A model of operation centered on citizens.
The overall operational plan for Citizens Hall was decided based on citizen surveys, while the Citizens Task Force, comprised of citizens, and the Operation Advisory Council, made up of citizen experts and city officials, held dozens of meetings to develop, together, the Hall’s diverse public programs, including the Policy Café and the Vitality Concert. Civic participation in the operation of the facility is legally guaranteed by a municipal ordinance (enacted in November, 2012), while the Operation Advisory Council continues to advise on various citizen-planned programs in the areas of communications, plaza politics, cultural exhibitions, and charity.
A mode of public communication led by citizens.
Citizens Hall features diverse new platforms upon which citizens can initiate and lead conversations on the policy issues that interest them. Thanks to policy discussion meetings and other diverse channels, Seoul citizens are no longer passive, voiceless recipients of policy benefits, but exercise increasing influence over shaping and implementing policies. Policy discussion meetings, the Policy Café, policy workshops, the Seoul Speakers' Corner, and other such programs actively encourage citizens to speak up on various issues that impact them and their communities.
Various divisions of Seoul City Hall also hold policy briefings and others to gather citizen opinion on policies. Until now, 201 such gatherings have taken place at Citizens Hall, with a total of over 330,000 citizens participating.
A space to foster more autonomous and cultured citizens.
At Citizens Hall, citizens not only communicate with the city and one another, but also take part in various self-development programs and cultural events, including performances, exhibitions, debates, and seminars.
Citizens Hall hosts 23 regular programs, including the Hanmaum Flea Market, the Vitality Concert, and the Friday Art Class, and holds permanent exhibitions on the Media Wall and at the Cloud Gallery and the Gungisi Relics Exhibition Center. Over 75 percent of its available spaces have already been booked by over 900 teams from various NGOs, corporations, and government agencies. Citizens Hall, furthermore, hosts quality exhibitions and performances year-round, and is actively reshaping Korean wedding culture in Korea with its Wedding Program. The Hall is considered a city “hotspot,” attracting up to 6,000 visitors daily.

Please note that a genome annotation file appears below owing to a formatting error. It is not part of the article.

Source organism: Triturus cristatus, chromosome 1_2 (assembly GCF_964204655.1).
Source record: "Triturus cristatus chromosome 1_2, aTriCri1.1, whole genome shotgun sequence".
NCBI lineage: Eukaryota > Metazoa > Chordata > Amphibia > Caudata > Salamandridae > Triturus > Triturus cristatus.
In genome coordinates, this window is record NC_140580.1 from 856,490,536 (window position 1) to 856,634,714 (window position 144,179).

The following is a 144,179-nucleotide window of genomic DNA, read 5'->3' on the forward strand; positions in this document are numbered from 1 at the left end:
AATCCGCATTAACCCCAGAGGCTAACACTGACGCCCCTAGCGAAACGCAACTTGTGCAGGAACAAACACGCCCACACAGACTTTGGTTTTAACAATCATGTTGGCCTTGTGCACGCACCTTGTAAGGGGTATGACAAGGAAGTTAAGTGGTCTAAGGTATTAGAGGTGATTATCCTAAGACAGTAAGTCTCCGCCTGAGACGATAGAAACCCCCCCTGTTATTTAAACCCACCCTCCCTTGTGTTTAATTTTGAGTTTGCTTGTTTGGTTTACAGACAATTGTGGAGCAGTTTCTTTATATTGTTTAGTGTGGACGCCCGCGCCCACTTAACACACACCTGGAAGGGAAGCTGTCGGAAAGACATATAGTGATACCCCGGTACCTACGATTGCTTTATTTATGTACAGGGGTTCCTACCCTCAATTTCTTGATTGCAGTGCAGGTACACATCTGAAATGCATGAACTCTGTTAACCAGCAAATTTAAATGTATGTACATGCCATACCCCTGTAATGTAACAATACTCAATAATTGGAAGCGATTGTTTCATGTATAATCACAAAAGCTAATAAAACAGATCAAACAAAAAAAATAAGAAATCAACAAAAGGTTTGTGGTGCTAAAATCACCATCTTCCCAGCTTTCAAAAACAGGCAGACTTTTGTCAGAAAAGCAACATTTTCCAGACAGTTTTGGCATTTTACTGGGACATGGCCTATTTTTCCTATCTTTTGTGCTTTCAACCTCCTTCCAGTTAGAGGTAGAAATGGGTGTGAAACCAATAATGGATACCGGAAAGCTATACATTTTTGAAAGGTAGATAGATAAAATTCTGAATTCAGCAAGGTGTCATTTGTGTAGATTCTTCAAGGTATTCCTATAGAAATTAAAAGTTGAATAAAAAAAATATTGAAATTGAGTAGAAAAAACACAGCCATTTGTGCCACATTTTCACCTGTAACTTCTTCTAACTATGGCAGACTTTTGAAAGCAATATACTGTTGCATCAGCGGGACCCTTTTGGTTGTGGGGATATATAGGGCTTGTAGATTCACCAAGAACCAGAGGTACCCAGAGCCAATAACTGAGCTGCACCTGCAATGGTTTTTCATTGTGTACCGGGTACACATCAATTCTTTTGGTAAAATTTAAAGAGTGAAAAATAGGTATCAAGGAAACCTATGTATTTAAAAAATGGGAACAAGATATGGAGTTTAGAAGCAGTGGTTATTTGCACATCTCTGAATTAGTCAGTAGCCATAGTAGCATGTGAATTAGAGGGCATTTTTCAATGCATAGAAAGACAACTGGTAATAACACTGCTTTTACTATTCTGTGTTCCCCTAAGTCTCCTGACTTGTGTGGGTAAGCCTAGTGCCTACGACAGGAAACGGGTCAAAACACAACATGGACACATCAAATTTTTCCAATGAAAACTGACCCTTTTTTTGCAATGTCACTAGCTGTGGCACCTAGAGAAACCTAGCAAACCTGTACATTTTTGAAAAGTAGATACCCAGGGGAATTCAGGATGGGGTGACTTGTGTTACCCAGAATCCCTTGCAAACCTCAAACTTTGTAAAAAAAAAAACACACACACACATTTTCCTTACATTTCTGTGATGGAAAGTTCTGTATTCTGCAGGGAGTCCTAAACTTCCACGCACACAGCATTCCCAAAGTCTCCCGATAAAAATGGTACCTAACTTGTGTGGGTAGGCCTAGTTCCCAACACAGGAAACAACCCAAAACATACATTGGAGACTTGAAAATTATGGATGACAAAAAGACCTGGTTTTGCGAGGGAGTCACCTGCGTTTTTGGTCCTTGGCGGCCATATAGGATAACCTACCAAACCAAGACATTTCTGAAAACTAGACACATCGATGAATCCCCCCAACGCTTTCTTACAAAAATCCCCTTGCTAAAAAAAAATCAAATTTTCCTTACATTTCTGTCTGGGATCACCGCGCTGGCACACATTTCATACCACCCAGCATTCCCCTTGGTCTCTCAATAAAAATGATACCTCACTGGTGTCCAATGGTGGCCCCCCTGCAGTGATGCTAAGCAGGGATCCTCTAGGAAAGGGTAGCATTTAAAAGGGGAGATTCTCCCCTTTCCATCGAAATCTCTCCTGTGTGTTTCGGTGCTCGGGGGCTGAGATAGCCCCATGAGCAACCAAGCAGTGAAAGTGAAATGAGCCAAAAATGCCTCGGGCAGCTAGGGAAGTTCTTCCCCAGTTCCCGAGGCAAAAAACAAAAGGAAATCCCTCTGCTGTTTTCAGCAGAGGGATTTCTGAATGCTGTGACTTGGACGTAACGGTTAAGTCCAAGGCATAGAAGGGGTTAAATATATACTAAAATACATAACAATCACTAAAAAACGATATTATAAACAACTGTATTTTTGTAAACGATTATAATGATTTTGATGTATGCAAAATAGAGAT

A way for citizens to communicate and participate on and offline.
Citizens Hall is also accessible online (www.seoulcitizenshall.kr) and via mobile devices. Just by visiting the Hall’s official website, anyone can gain updates and information on the various programs and events being held at Citizens Hall, register their complaints, and share their thoughts and reviews with others, instantly.
Early online survey and opinion-gathering efforts.
An online survey was conducted with 1,100 citizens in the planning phase of the Citizens Hall project, specifically from February 2 to 10, 2012. In addition, new channels were opened on Seoul City’s official website, Facebook account, and blog to hear citizens’ issues and suggestions. Opinions shared via online channels continue to influence the operation of, and the programs offered at, Citizens Hall.
Review and reinforcement via workshops and meetings.
The plans produced by the Citizens Task Force were thoroughly reviewed in three in-depth workshops and in over 80 meetings held between the Citizens Task Force and NGO representatives, city officials, Seoul Foundation for Arts and Culture representatives, and the developer.